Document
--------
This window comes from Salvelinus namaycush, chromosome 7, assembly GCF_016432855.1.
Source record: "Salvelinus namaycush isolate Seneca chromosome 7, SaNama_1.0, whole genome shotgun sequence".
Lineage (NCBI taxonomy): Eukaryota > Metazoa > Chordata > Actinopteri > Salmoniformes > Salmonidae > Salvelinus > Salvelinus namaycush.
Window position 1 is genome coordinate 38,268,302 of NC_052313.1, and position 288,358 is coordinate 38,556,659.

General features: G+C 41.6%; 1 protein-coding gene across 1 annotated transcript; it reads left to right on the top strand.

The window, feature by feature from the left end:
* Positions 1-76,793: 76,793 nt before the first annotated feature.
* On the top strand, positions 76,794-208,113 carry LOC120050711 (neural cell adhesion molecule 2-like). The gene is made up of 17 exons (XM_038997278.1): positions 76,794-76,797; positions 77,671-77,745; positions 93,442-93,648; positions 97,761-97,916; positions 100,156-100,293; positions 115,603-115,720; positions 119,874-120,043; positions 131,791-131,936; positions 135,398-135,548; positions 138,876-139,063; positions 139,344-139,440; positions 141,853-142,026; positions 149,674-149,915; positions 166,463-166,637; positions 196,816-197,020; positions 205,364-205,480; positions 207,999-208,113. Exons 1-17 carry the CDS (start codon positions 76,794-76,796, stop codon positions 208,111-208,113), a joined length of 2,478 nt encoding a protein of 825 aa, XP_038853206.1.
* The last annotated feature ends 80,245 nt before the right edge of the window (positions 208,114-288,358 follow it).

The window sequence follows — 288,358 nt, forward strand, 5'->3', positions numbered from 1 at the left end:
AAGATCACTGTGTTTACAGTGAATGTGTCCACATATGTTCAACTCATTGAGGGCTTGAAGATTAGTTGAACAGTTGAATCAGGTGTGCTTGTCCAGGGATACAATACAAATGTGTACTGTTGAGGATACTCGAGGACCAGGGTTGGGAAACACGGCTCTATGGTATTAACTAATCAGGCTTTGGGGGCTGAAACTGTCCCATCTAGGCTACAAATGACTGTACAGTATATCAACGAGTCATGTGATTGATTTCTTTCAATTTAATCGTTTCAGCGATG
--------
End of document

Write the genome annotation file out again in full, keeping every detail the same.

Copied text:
This window comes from Salvelinus namaycush, chromosome 7, assembly GCF_016432855.1.
Source record: "Salvelinus namaycush isolate Seneca chromosome 7, SaNama_1.0, whole genome shotgun sequence".
Lineage (NCBI taxonomy): Eukaryota > Metazoa > Chordata > Actinopteri > Salmoniformes > Salmonidae > Salvelinus > Salvelinus namaycush.
Window position 1 is genome coordinate 38,268,302 of NC_052313.1, and position 288,358 is coordinate 38,556,659.

General features: G+C 41.6%; 1 protein-coding gene across 1 annotated transcript; it reads left to right on the top strand.

The window, feature by feature from the left end:
* Positions 1-76,793: 76,793 nt before the first annotated feature.
* On the top strand, positions 76,794-208,113 carry LOC120050711 (neural cell adhesion molecule 2-like). The gene is made up of 17 exons (XM_038997278.1): positions 76,794-76,797; positions 77,671-77,745; positions 93,442-93,648; positions 97,761-97,916; positions 100,156-100,293; positions 115,603-115,720; positions 119,874-120,043; positions 131,791-131,936; positions 135,398-135,548; positions 138,876-139,063; positions 139,344-139,440; positions 141,853-142,026; positions 149,674-149,915; positions 166,463-166,637; positions 196,816-197,020; positions 205,364-205,480; positions 207,999-208,113. Exons 1-17 carry the CDS (start codon positions 76,794-76,796, stop codon positions 208,111-208,113), a joined length of 2,478 nt encoding a protein of 825 aa, XP_038853206.1.
* The last annotated feature ends 80,245 nt before the right edge of the window (positions 208,114-288,358 follow it).

The window sequence follows — 288,358 nt, forward strand, 5'->3', positions numbered from 1 at the left end:
AAGATCACTGTGTTTACAGTGAATGTGTCCACATATGTTCAACTCATTGAGGGCTTGAAGATTAGTTGAACAGTTGAATCAGGTGTGCTTGTCCAGGGATACAATACAAATGTGTACTGTTGAGGATACTCGAGGACCAGGGTTGGGAAACACGGCTCTATGGTATTAACTAATCAGGCTTTGGGGGCTGAAACTGTCCCATCTAGGCTACAAATGACTGTACAGTATATCAACGAGTCATGTGATTGATTTCTTTCAATTTAATCGTTTCAGCGATG